Epsilon Delphini

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Epsilon Delphini
Observation data
Epoch J2000.0      Equinox J2000.0 (ICRS)
Constellation Delphinus
Right ascension 20h 33m 12.77192s[1]
Declination +11° 18′ 11.7412″[1]
Apparent magnitude (V) 4.03[2] (3.95−4.05)[3]
Characteristics
Spectral type B6 III[4]
U−B color index −0.46[2]
B−V color index −0.13[2]
Variable type suspected[3]
Astrometry
Proper motion (μ) RA: +11.96[1] mas/yr
Dec.: −28.97[1] mas/yr
Parallax (π) 9.87 ± 0.21[1] mas
Distance 330 ± 7 ly
(101 ± 2 pc)
Absolute magnitude (MV) −0.06[5]
Details
Radius 4.6[6] R
Luminosity 676[7] L
Surface gravity (log g) 3.65[8] cgs
Temperature 13,614±15[6] K
Rotational velocity (v sin i) 52±4[9] km/s
Other designations
ε Del, 2 Del, BD+10° 4321, FK5 768, HD 195810, HIP 101421, HR 7852, SAO 106230[10]
Database references
SIMBAD data

Epsilon Delphini (ε Del, ε Delphini) is a solitary,[11] blue-white hued star in the northern constellation of Delphinus. It is visible to the naked eye with an apparent visual magnitude of 4.03.[2] Based upon an annual parallax shift of 9.87 mas as seen from the Earth,[1] the system is located about 330 light years from the Sun. At that distance, the visual magnitude is diminished by an extinction factor of 0.11 due to interstellar dust.[5]

This is a B-type giant star with a stellar classification of B6 III.[4] It has 4.6[6] times the Sun's radius and is radiating 676[7] times the solar luminosity from its photosphere at an effective temperature of 13,614 K.[6] The star may be slightly variable, occasionally brightening to magnitude 3.95.[3]

Proper names[edit]

The term ðanab ad-dulfīn or Dzaneb al Delphin appeared in the catalogue of stars in the Calendarium of Al Achsasi Al Mouakket, which was translated into Latin as Cauda Delphini, meaning the dolphin's tail.[12]

In Chinese, 敗瓜 (Bài Guā), meaning Rotten Gourd, refers to an asterism consisting of ε Delphini, η Delphini, θ Delphini, ι Delphini and κ Delphini.[13] Consequently, ε Delphini itself is known as 敗瓜一 (Bài Guā yī, English: the First Star of Rotten Gourd.).[14] From this Chinese name, the name Pae Chaou was formed.[15]

References[edit]

  1. ^ a b c d e f van Leeuwen, F. (2007), "Validation of the new Hipparcos reduction", Astronomy and Astrophysics, 474 (2): 653–664, Bibcode:2007A&A...474..653V, arXiv:0708.1752Freely accessible, doi:10.1051/0004-6361:20078357. 
  2. ^ a b c d Crawford, D. L.; et al. (1971), "Four-color, H-beta, and UBV photometry for bright B-type stars in the northern hemisphere", The Astronomical Journal, 76: 1058, Bibcode:1971AJ.....76.1058C, doi:10.1086/111220. 
  3. ^ a b c Samus, N. N.; et al. (January 2017), "General Catalogue of Variable Stars", Astronomy Reports, GCVS 5.1, 61 (1): 80–88, Bibcode:2017ARep...61...80S, doi:10.1134/S1063772917010085. 
  4. ^ a b Lesh, Janet Rountree (December 1968), "The Kinematics of the Gould Belt: an Expanding Group?", Astrophysical Journal Supplement, 17: 371, Bibcode:1968ApJS...17..371L, doi:10.1086/190179. 
  5. ^ a b Gontcharov, G. A. (November 2012), "Spatial distribution and kinematics of OB stars", Astronomy Letters, 38 (11): 694−706, Bibcode:2012AstL...38..694G, arXiv:1606.09028Freely accessible, doi:10.1134/S1063773712110035.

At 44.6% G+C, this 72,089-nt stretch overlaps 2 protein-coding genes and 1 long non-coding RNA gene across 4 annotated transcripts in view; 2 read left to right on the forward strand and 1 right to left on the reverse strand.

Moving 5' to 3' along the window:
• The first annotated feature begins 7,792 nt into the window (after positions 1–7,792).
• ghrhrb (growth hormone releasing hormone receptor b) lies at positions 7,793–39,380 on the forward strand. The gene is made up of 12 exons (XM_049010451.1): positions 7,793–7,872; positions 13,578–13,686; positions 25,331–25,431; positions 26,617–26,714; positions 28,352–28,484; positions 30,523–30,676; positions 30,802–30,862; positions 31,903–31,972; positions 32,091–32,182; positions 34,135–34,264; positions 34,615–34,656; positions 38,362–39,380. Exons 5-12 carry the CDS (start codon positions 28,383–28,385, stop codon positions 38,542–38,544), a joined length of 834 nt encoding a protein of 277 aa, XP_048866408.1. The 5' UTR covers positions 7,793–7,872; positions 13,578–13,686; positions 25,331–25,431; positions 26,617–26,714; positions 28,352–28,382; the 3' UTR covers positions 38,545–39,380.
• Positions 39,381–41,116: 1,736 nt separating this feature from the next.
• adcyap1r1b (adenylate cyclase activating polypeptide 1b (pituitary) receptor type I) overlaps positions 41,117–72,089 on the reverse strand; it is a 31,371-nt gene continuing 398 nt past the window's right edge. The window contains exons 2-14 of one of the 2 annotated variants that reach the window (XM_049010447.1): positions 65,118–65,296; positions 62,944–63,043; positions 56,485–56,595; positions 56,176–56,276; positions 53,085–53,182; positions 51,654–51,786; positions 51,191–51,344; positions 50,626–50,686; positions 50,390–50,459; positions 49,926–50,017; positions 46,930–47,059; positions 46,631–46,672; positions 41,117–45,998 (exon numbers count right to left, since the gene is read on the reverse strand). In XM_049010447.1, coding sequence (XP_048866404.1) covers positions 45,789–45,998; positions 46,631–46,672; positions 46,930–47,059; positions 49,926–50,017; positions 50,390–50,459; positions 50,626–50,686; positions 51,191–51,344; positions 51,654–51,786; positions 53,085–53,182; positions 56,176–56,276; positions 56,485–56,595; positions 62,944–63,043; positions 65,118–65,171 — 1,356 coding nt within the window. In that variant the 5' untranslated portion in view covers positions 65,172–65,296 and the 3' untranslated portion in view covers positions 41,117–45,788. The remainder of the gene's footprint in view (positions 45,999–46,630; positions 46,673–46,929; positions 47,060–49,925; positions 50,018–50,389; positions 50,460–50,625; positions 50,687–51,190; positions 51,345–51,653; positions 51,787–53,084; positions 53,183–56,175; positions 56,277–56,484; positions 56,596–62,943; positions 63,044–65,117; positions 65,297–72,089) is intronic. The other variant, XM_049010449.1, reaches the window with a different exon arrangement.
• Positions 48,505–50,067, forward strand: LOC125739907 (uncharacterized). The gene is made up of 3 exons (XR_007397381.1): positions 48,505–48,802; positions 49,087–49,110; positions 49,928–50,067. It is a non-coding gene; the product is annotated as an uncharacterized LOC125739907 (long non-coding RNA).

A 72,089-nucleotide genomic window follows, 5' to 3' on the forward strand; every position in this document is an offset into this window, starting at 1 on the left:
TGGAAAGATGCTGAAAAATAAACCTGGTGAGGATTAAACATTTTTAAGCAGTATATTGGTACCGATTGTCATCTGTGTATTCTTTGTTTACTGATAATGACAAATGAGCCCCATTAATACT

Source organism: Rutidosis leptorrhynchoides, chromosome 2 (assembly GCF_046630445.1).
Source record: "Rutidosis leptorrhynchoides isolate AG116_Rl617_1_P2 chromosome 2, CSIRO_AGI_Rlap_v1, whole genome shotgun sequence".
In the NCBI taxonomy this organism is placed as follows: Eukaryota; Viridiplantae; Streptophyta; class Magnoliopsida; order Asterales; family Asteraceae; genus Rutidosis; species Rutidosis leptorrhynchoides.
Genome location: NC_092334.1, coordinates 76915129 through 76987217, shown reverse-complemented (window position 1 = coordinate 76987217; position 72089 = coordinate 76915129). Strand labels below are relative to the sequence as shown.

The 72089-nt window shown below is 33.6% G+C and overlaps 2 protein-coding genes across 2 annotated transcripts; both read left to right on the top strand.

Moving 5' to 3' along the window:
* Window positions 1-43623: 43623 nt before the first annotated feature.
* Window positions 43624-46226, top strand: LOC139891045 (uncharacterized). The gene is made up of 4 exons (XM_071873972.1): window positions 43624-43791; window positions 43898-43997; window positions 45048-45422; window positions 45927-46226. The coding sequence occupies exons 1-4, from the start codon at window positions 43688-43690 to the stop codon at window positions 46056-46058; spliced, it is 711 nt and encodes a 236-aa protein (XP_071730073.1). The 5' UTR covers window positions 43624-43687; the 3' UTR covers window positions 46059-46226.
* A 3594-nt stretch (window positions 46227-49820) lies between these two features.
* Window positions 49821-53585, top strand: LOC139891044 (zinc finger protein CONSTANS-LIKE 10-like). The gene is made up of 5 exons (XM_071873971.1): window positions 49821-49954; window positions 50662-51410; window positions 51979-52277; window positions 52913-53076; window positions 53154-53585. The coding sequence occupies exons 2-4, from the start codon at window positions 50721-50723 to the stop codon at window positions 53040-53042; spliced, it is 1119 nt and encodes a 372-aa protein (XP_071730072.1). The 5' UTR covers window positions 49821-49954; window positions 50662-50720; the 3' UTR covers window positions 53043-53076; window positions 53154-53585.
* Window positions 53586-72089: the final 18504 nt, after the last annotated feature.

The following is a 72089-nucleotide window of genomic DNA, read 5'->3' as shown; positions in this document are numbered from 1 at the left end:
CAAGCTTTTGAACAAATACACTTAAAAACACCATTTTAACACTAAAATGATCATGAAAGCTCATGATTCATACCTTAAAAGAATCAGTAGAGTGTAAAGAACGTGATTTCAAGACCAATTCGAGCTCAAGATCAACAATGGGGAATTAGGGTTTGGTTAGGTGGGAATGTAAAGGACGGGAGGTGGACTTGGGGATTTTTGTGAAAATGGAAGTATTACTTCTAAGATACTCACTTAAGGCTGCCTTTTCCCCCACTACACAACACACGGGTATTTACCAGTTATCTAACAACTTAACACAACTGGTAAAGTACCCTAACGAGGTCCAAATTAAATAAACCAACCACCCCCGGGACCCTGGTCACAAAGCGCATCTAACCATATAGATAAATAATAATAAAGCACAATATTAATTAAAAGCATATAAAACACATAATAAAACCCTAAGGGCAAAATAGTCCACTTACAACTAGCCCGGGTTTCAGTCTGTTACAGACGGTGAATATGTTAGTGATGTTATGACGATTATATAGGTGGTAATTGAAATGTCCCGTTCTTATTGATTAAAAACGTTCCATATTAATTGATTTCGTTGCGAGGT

6. ^ a b c d Underhill, A. B.; et al. (November 1979), "Effective temperatures, angular diameters, distances and linear radii for 160 O and B stars", Monthly Notices of the Royal Astronomical Society, 189: 601–605, Bibcode:1979MNRAS.189..601U, doi:10.1093/mnras/189.3.601. 
  7. ^ a b McDonald, I.; et al. (2012), "Fundamental Parameters and Infrared Excesses of Hipparcos Stars", Monthly Notices of the Royal Astronomical Society, 427 (1): 343–57, Bibcode:2012MNRAS.427..343M, arXiv:1208.2037Freely accessible, doi:10.1111/j.1365-2966.2012.21873.x. 
  8. ^ Kocer, D.; et al. (August 2003), "Elemental abundance analyses with DAO spectrograms. XXVII. The superficially normal stars theta And (A2 IV), epsilon Del (B6 III), epsilon Aqr (A1.5 V), and iota And (B9 V)", Astronomy and Astrophysics, 406: 975−980, Bibcode:2003A&A...406..975K, doi:10.1051/0004-6361:20030620. 
  9. ^ Bailey, J. D.; Landstreet, J. D. (2013), "Abundances determined using Si ii and Si iii in B-type stars: Evidence for stratification", Astronomy & Astrophysics, 551: A30, Bibcode:2013A&A...551A..30B, arXiv:1301.3050Freely accessible, doi:10.1051/0004-6361/201220671. 
  10. ^ "eps Del -- Variable Star", SIMBAD Astronomical Database, Centre de Données astronomiques de Strasbourg, retrieved 2017-06-28. 
  11. ^ Eggleton, P. P.; Tokovinin, A. A. (September 2008), "A catalogue of multiplicity among bright stellar systems", Monthly Notices of the Royal Astronomical Society, 389 (2): 869–879, Bibcode:2008MNRAS.389..869E, arXiv:0806.2878Freely accessible, doi:10.1111/j.1365-2966.2008.13596.x. 
  12. ^ Knobel, E. B. (June 1895), "Al Achsasi Al Mouakket, on a catalogue of stars in the Calendarium of Mohammad Al Achsasi Al Mouakket", Monthly Notices of the Royal Astronomical Society, 55: 429–438, Bibcode:1895MNRAS..55..429K, doi:10.1093/mnras/55.8.429. 
  13. ^ (in Chinese) 中國星座神話, written by 陳久金. Published by 台灣書房出版有限公司, 2005, ISBN 978-986-7332-25-7.
  14. ^ (in Chinese) 香港太空館 - 研究資源 - 亮星中英對照表 Archived September 29, 2009, at the Wayback Machine., Hong Kong Space Museum. Accessed on line November 23, 2010.
  15. ^ Allen, R. H. (1963), Star Names, Their Lore and Meaning (Dover ed.), p. 201, retrieved 2017-06-29.